“When I go around Poland my impressions are shallow. They are handicapped by my incomprehension. I’m locked-out from the poetry, from the small print. Being an outsider here is good for some things – I’m curious, unjaded, on edge – but bad for one thing in particular: I can’t hear the people.” (p. 143)
Most people migrate to the West: for a better life, for better opportunities, for better education. And what happens when you move to the East, to Poland? A Chip Shop in Poland is written. Ben Aitken, the author of the book, wanted to experience reverse migration. He moved to Poland for one year to find out why Poles move to the UK. The book is a memoir from his year-long stay in Poland, personal and subjective.
I haven’t lived in Poland for more than 10 years, so for me it was a treat to experience modern Poland through the eyes of an emigrant. I was curious to know more about today’s politics, economy or culture (footnotes are my favourite!). I’m glad I could follow the author throughout his year in Poland and be a quiet observer of his everydayness, sometimes funny, quirky or sad. I particularly enjoyed some of his experiences: when shopping in a second-hand shop, surviving a trip to the mountains in winter, learning idiomatic phrases in Polish (oh, these made me laugh out so loud!), visiting Polish Manchester aka Łódź, going mushroom-picking, trying many different traditional Polish meals (am I guessing correctly that his favourite is smalec?) and finally running a marathon (even though he makes ‘jogging look difficult”, p. 281). But, my most favourite stories were about Christmas and the last days of December.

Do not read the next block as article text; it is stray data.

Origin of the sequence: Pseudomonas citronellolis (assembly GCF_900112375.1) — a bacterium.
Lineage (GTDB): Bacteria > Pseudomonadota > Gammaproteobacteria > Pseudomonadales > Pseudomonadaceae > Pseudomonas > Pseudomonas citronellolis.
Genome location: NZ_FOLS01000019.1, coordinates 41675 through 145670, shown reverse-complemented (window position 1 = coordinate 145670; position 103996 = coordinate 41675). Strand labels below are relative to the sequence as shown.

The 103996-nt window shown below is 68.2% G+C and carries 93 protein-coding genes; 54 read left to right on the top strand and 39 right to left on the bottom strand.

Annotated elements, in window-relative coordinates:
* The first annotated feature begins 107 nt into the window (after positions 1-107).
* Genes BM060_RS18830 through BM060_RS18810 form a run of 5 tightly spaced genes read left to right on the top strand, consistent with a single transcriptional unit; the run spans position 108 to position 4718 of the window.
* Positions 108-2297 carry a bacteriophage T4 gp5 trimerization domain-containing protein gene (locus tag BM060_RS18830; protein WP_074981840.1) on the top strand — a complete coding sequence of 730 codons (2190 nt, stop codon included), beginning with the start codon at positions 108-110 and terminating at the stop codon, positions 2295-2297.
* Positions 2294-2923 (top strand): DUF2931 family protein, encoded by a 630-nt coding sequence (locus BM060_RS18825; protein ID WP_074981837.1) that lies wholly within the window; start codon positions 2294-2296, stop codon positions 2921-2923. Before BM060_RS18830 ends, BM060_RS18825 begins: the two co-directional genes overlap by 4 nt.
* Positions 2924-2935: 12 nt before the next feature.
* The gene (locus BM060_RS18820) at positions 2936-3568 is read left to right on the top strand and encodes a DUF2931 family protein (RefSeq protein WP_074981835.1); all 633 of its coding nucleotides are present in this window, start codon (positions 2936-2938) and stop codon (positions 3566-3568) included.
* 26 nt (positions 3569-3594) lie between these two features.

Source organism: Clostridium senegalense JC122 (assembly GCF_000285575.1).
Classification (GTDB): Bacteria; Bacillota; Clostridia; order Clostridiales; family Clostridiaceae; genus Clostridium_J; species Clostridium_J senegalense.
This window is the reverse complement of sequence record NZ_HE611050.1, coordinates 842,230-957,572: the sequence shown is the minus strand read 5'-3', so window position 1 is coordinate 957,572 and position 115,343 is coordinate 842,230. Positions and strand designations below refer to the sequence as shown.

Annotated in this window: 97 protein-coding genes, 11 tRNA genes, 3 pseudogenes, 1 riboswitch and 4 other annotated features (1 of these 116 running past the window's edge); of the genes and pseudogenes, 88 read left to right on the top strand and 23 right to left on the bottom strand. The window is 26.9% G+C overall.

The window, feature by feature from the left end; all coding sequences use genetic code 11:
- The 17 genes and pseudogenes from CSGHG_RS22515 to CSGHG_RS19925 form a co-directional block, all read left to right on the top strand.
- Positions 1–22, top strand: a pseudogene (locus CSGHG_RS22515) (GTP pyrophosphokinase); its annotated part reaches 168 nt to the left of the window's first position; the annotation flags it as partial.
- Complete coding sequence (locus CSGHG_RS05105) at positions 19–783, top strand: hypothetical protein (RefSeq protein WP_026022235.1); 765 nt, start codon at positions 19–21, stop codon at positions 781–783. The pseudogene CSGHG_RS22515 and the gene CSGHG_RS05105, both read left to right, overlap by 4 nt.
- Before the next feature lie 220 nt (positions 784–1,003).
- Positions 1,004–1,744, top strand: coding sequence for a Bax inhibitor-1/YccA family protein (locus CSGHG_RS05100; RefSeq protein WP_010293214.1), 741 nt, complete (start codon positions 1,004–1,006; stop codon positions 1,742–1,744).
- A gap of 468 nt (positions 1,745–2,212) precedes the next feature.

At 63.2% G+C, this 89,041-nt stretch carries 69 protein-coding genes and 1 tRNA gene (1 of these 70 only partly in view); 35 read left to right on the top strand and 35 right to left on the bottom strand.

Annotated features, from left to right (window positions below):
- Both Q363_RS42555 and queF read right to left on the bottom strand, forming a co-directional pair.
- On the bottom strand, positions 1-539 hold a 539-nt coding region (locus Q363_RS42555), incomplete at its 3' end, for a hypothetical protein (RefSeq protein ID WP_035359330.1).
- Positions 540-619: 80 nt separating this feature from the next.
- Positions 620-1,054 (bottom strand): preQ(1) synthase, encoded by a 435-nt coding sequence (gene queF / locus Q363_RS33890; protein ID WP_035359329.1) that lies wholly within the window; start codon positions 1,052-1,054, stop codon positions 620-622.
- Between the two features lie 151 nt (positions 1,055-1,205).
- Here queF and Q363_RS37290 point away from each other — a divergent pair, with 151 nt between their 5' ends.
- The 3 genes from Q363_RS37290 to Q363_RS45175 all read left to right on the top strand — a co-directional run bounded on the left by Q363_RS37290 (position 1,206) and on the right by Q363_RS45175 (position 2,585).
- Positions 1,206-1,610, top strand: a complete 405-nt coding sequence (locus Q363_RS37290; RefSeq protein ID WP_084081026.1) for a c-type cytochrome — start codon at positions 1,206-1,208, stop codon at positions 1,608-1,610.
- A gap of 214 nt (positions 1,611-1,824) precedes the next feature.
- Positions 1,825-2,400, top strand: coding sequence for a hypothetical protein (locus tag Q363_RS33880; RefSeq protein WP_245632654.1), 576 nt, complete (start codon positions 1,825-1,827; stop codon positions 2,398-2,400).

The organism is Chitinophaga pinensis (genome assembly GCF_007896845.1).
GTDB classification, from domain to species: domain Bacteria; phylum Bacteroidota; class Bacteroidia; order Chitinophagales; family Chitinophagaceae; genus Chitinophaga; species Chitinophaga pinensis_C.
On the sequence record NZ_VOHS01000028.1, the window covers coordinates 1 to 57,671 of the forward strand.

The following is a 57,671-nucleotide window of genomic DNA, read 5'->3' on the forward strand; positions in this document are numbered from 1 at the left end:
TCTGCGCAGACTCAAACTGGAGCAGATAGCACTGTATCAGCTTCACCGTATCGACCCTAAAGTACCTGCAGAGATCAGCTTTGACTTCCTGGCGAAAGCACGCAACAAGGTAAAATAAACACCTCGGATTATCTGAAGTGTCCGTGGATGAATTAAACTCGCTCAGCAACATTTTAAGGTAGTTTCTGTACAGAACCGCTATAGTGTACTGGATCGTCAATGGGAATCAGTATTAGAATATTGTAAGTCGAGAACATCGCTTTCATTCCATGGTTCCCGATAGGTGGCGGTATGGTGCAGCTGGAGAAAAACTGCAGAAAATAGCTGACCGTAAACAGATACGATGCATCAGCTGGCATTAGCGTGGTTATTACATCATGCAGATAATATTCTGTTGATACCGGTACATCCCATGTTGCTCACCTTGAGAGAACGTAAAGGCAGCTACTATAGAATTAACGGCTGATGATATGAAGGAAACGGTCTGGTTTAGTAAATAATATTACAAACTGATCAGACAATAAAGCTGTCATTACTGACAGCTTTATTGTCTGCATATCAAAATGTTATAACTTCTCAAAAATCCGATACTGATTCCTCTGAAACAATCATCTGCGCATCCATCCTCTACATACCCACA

The book might be an excellent introduction to Poland, unusual and non-superficial. It might be an interesting read for learners of Polish, travellers and migrants to Poland. In some ways, it can be treated as a deeper extension to Xenophobe’s Guide to the Poles.
Have you read any interesting books about your (second) home country? Please let me know in the comments below.